One time, she woke up at 2am—her parents had looked at her curiously for going to bed so early the night before—to see the sunrise. She hadn’t been up in the early morning, yet, and she figured with school starting soon it was her best chance. She was all set in her position thirty feet from the edge when something strange happened. Usually by this point, her feet began running on their own accord, and her body followed. But no subconscious force was pushing her to the edge, this time. So she paused. She did not run through or away from it. She let the moment happen. Nothing remarkable went through her mind, necessarily. Except the thought that perhaps it was doubt she feared–she knew deep down she feared something. That taking a deep breath would open the floodgates for it to grab hold of her, just like the town grabbed and never let go of its inhabitants. She shook the thought away quickly. 

But she had paused, and she admitted to herself that that was odd—even for the Hillsborough Queen of Abnormalcy. Whatever. She ran, leaped, and all those unnecessary thoughts were gone. Mostly. But despite whatever had entered her brain in her first ever deep-breath-before-the-jump moment, she flew.

This time, Roxy did not stay in the sky until landing in her Uncle Unchi’s farm. Instead, she flew to another hillside, unreachable by humans until her because of the terrain a hiker would have to climb through to get there. There she touched down, sat, and watched the sun push its mound of light into the sky. She contemplated her summer, how it was absolutely the best of all time, probably the best summer anyone in this town had ever had. That made her smile, because she was doing something right, if she was doing firsts. But it also made her kind of sad. She believed it was the townspeople’s cowardice that made it the sinkhole of dreams it was, but perhaps it was also the place itself. No one ever really left. Was it their fault they didn’t want more if they didn’t know there was more to want? Roxy pinched her mouth to the side, furrowed her eyebrows. Whatever. They can save themselves. I did. Then she heard a croak. She looked towards the sound, and her gaze fell upon a little green toad.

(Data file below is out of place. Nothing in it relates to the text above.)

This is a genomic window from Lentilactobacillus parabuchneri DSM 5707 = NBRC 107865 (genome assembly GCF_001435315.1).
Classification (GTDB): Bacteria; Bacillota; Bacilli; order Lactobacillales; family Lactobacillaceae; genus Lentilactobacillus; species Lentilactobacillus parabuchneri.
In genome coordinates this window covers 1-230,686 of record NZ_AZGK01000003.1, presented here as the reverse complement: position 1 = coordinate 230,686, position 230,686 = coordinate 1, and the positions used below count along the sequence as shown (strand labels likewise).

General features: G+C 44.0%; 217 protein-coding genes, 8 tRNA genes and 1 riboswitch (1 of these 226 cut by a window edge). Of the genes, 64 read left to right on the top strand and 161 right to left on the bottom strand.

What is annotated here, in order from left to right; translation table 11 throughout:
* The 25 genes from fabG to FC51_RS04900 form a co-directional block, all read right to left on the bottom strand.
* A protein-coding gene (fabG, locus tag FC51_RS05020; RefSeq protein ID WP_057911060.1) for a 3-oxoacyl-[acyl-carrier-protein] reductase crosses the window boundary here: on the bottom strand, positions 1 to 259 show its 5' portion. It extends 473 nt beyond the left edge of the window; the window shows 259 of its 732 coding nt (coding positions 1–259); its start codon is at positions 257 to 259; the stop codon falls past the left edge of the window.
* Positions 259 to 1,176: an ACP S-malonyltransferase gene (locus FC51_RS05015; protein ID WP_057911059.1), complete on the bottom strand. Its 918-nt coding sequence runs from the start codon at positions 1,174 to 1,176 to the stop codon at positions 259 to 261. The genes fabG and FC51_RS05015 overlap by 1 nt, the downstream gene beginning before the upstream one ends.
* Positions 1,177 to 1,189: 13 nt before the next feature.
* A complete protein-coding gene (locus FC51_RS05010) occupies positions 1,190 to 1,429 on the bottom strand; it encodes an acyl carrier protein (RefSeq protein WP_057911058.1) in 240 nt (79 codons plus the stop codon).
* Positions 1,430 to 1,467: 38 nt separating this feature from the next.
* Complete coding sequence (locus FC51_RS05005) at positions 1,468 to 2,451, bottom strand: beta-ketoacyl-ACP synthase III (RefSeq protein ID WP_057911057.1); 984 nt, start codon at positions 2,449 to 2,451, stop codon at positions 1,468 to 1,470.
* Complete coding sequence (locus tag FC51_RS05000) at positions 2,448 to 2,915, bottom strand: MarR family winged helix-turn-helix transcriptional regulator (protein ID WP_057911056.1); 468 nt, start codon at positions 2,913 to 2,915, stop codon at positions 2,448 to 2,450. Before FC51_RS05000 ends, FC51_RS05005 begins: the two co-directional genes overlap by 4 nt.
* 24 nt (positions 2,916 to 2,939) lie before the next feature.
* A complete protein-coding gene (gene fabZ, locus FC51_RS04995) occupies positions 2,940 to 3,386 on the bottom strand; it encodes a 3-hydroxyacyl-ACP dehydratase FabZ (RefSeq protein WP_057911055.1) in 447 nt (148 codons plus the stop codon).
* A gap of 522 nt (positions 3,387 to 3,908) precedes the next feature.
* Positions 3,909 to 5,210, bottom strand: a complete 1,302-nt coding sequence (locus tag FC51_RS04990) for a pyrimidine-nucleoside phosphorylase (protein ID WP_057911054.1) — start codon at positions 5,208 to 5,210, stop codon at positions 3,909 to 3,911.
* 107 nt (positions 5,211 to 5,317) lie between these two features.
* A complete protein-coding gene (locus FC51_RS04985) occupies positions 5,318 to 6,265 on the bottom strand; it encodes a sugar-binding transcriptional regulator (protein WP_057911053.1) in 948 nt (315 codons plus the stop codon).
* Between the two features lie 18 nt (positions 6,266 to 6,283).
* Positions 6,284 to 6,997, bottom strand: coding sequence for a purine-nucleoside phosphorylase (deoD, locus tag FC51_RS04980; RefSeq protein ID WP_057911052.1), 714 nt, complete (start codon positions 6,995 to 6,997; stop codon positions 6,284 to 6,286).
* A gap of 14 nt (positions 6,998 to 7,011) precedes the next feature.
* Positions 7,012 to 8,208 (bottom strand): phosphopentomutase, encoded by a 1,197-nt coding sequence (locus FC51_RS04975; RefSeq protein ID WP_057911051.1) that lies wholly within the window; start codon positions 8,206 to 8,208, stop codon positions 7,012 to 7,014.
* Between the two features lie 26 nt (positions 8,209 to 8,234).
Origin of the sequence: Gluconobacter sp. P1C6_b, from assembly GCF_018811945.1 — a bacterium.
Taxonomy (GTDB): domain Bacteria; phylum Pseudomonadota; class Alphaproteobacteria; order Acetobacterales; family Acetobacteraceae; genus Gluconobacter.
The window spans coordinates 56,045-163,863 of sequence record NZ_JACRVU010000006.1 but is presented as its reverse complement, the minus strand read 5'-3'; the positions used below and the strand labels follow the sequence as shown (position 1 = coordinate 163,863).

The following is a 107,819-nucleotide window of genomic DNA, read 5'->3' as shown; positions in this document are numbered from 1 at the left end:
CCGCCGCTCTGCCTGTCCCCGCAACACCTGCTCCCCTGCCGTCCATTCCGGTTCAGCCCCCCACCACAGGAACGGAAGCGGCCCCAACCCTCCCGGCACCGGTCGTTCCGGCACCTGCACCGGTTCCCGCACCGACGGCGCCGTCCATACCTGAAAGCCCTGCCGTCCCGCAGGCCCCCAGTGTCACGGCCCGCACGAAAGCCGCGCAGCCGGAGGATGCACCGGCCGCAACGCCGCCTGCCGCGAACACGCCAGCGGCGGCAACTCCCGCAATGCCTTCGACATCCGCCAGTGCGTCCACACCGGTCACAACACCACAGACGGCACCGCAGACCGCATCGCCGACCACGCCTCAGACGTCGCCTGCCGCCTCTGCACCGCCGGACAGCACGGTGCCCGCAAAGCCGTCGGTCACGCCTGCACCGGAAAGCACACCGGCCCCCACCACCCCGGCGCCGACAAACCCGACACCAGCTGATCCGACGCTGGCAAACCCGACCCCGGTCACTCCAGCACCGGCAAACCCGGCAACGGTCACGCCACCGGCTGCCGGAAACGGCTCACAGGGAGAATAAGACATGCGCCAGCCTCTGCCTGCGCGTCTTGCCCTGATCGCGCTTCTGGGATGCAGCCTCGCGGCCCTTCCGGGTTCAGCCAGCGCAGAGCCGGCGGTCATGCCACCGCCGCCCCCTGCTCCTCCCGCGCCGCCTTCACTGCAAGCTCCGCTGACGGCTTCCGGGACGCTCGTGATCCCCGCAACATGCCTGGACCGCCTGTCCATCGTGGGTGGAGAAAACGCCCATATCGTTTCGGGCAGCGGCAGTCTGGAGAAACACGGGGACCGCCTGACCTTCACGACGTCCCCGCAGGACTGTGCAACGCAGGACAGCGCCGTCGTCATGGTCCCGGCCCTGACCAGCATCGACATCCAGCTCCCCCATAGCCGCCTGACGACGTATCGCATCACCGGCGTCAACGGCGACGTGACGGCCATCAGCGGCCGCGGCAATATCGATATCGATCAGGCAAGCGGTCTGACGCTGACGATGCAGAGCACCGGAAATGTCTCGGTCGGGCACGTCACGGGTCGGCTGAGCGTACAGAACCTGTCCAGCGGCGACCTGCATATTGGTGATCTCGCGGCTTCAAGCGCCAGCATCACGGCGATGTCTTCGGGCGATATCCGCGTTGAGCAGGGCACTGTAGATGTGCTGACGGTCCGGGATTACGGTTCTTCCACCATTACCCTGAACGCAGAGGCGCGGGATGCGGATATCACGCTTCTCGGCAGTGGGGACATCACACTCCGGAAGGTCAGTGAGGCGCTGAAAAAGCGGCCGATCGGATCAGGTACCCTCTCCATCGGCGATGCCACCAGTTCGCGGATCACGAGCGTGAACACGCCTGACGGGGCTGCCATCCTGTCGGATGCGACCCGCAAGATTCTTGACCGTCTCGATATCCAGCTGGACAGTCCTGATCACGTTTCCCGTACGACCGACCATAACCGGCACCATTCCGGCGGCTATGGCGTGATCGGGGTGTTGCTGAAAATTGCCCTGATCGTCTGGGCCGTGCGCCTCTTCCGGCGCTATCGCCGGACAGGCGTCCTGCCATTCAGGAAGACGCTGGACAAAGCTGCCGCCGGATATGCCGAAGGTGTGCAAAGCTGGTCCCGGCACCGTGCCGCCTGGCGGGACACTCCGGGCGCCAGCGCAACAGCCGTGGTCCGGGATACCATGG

“What!?” Roxy shook her head in shock. “How in heck did you get up here, little guy?”

The toad hopped towards her. It had probably never met a human in its life. Lucky

The frog reminded her of James, and calling him Lil J. He seemed to feel cool when she used it. Roxy laughed to herself. With a soft smile, she looked back up at the horizon. The sun was almost out of it, just a few more seconds and it would be round again. 

“You know,” she told the winds, “I bet James would really love it up here. And doesn’t he like frogs? Especially one that can possibly climb mountains. He’s got to know.” She smirked as an idea gained momentum in her mind.

“Okay. Yeah. I’ll bring him up here. If I can lengthen the wings, I could double the weight…maybe eventually I’ll even fashion a pair just for him. That would be kinda cute.”

“Ready, James?”

Roxy looks over at her brother, standing beside her. He has an impressively intent look on his face. But there is also hint of absolute terror: His eyes are locked on the cliff’s edge ahead of them. 

“James.” He doesn’t move. She speaks in a softer tone. “James, look at me.”

The boy turns his head towards her, but his eyes do not move, sliding to the corners of his sockets. She waits. And then he pulls his eyes away and looks up at her, big round brown things she realizes have a whole lot more behind them than she ever gave him credit for.

“Don’t think about the edge, James. Think about what’s beyond. Look towards that. The Abyss.” His head cocks, as if he is considering an offer. He takes it. “Also, James?” Roxy smiles, proud to pass this on to him. “We always take a deep breath.” 


“Just because. You can think about anything you like. Just make sure to always let yourself do that. Let yourself think. Let yourself wander.” 

The two breathe in together, close their eyes, let the autumn air sting their nostrils. Then they sigh it out.  

Roxy grins even bigger, elated. James whips his head forward, a playful, determined expression on his face.

“I’m ready.”

The End.

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About the Contributor
Annika Hauer, Managing Editor
Hi! I'm Annika, wonderful to see you here on The Kilt's website! I am a managing editor, and I've loved to lead and work with the curious individuals of our paper. I also love journalism, believe it or notone of my proudest pieces is The System Behind the System, which I wrote in 2022. I'm honored to work with all the other names you see here, we couldn't do what we do without everyone's passion!